Job Searching: Staying True to Your Values

This post was written by Michelle Dubow

Values. The core beliefs that drive every decision you make. This includes deciding on your next career opportunity – whether co-op, a full-time position post-graduation, graduate school, or another path on your vocational journey.

Many of us have been guilty of succumbing to the notion that a job offer is the ultimate goal (myself included). Here in Career Development, we support you through academic major choices, building your resume and cover letter, creating your professional brand through LinkedIn, searching and applying for jobs and continuing education, networking strategies, and mastering the interview that gets you an offer. But our role and your job DOES NOT STOP THERE!

When a company offers you a job, THEY have chosen YOU. To them, you fit into their organizational structure and would be an asset to the company. Congratulations! This is something to be very excited and proud about. But I encourage you to take a moment and think before jumping at the “yes.” Remember this: Job searching is a two-way street. THEY chose YOU and it is equally as important that YOU choose THEM as the professional organization to devote your time and energy into.

Why is this so important?

You spend the majority of your week working for or talking about the job that you hold. As an adult, it is often how you first identify around friends, family, and new connections. If you are working for an organization that makes you happy, your morale will be higher in all aspects of your life in and out of the office. I am a firm believer that you work to live, not the other way around. If you are not invested in the work that you are doing or the morals of the company you are employed by, it can easily drag you down and have you hopping from job to job before you expected to transition. Evaluating the company as a match before you accept the offer can help you achieve fulfillment in the long term – even if that means taking the risk to wait for a better offer.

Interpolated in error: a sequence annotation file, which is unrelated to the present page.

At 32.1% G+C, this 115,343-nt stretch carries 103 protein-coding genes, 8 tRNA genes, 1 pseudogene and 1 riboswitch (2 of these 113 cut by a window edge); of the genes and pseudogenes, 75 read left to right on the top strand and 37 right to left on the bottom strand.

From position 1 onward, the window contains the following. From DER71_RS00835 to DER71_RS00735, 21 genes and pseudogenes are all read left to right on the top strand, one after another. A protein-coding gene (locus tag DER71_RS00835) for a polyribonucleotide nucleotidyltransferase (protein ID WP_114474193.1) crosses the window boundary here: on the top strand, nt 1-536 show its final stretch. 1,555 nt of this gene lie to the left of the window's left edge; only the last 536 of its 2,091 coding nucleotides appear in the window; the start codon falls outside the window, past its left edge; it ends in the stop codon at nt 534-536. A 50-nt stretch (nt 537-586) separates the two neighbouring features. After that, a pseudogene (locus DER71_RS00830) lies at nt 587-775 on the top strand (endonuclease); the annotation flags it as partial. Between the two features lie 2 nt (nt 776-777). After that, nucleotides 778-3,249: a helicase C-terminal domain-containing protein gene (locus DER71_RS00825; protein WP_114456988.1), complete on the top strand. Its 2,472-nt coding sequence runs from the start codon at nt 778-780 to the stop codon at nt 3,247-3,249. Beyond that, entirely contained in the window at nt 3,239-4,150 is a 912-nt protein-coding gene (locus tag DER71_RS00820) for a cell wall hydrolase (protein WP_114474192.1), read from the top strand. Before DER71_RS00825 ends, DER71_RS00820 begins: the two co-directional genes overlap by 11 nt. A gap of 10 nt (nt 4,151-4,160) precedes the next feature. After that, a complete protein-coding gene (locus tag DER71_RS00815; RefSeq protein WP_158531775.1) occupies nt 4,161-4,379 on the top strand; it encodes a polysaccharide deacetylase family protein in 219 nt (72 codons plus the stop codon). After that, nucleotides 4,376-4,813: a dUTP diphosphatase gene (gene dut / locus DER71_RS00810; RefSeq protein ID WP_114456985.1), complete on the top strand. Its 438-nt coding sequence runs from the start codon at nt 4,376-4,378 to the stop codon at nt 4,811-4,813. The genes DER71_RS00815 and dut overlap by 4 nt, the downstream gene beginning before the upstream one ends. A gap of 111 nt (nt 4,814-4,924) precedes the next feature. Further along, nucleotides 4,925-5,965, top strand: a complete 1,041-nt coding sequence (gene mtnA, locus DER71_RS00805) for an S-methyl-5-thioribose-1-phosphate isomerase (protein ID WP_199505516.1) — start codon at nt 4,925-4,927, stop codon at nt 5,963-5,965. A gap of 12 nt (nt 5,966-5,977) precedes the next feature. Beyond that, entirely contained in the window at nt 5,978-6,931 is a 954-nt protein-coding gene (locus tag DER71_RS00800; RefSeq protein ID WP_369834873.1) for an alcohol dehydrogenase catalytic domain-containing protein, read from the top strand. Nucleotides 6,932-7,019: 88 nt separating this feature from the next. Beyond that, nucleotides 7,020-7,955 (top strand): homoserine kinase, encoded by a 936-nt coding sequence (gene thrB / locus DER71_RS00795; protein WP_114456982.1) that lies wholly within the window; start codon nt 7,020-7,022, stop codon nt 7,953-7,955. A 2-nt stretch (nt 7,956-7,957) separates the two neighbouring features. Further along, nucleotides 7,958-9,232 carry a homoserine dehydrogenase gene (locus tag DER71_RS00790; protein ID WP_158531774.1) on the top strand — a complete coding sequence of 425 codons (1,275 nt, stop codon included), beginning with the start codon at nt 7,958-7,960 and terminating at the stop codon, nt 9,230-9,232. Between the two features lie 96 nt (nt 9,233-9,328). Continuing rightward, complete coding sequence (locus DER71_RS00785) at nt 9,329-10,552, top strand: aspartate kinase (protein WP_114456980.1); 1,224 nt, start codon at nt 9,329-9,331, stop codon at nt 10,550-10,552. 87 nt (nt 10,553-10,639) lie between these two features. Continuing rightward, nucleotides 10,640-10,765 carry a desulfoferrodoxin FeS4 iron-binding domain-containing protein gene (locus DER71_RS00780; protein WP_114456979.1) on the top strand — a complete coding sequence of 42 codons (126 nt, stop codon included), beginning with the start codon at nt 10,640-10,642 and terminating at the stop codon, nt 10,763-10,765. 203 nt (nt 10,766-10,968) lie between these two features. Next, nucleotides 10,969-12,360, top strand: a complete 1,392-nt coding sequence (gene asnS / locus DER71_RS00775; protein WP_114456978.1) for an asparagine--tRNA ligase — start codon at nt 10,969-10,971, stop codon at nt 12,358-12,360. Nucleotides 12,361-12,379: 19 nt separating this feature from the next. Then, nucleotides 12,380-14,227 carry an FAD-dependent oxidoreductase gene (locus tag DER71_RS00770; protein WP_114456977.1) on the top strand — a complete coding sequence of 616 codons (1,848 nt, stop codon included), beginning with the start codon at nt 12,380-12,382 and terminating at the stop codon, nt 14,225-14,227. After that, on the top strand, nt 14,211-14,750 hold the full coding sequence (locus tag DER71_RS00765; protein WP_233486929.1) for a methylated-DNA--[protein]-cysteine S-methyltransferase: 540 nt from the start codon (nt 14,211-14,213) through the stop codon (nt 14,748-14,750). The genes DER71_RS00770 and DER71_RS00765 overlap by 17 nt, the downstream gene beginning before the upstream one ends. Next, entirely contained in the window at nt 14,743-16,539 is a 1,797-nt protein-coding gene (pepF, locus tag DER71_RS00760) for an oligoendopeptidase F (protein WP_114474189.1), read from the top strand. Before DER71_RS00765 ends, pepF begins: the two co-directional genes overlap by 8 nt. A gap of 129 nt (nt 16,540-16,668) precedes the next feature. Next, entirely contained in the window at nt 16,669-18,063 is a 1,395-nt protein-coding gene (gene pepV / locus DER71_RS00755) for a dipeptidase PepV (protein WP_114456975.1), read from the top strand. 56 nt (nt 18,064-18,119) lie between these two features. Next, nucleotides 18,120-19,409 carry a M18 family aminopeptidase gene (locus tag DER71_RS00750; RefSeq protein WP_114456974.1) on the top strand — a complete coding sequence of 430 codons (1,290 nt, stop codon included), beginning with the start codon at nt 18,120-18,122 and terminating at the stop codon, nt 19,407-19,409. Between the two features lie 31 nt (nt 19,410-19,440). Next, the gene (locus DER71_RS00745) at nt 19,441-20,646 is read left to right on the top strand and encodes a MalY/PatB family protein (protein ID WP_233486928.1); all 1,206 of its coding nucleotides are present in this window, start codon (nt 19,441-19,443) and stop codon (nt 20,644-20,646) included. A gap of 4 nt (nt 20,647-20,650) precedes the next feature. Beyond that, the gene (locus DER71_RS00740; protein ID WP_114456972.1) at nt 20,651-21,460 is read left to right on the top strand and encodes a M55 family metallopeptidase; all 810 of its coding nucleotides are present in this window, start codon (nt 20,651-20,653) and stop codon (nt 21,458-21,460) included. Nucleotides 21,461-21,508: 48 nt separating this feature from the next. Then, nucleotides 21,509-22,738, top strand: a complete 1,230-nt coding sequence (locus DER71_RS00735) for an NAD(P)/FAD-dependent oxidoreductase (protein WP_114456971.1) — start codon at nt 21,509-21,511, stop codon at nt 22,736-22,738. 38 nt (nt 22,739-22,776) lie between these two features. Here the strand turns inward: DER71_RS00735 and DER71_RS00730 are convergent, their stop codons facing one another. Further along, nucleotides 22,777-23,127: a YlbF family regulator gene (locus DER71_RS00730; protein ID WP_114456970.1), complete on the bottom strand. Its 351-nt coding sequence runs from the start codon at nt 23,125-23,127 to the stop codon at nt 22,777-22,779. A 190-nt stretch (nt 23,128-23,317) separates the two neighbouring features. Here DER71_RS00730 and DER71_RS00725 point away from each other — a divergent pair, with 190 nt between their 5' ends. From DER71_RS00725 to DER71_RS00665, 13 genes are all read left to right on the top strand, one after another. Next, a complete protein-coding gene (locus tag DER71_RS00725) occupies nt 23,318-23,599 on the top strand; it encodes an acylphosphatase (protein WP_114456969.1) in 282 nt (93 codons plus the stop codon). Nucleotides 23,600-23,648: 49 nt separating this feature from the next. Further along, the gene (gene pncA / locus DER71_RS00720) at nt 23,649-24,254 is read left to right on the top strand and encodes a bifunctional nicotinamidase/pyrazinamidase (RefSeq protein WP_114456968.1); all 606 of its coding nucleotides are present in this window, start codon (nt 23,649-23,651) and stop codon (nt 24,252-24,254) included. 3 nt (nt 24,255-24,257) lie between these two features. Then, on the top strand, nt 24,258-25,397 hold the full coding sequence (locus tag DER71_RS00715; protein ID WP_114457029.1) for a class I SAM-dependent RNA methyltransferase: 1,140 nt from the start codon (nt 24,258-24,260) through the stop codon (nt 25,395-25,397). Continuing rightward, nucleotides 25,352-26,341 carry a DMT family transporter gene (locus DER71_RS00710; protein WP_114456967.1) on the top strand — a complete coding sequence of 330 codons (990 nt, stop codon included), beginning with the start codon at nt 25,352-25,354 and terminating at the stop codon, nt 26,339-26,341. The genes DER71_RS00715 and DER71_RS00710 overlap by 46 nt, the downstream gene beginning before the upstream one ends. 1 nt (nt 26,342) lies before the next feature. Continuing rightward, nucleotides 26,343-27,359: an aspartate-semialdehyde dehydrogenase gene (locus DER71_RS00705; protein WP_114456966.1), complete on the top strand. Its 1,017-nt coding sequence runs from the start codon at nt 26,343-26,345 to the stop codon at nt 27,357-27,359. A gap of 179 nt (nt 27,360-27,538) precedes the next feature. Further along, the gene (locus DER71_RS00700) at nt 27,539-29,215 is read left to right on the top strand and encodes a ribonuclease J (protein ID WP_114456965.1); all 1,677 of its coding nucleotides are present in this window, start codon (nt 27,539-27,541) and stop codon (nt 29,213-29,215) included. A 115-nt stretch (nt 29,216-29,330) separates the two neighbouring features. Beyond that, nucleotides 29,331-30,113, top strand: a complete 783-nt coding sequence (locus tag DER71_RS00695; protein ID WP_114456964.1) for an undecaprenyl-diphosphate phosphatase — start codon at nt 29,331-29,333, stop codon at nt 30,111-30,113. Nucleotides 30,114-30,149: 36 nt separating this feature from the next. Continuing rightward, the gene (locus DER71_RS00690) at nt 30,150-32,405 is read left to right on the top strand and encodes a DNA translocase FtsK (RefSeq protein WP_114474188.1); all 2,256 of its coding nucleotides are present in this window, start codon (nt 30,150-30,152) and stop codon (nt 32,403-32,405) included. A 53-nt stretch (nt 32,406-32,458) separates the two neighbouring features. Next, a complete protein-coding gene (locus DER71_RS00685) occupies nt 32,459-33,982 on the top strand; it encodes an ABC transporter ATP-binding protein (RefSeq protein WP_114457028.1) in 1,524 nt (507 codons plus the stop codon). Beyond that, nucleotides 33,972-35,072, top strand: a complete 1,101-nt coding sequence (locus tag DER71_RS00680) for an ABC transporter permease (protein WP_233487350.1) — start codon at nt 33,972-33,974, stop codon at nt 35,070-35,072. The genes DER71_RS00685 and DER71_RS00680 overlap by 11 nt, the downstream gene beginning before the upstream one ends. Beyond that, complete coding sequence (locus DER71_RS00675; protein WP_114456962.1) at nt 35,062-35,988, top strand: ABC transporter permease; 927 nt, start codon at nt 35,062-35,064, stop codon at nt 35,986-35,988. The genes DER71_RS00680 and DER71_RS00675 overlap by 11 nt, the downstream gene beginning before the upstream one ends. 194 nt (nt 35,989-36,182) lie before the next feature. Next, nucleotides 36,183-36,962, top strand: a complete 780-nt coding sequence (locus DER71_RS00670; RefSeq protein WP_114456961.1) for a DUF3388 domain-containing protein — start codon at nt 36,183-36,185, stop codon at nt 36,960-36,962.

How can you decide if it’s a professional match?

Take a hard look back at your values – we can help you with this through some self-assessment if you are having trouble realizing what is of utmost importance in this decision-making process. To start, you can ask yourself where you stand on:

  • Work conditions (change vs. stability in your position, autonomy vs. teamwork, flexibility vs. structure)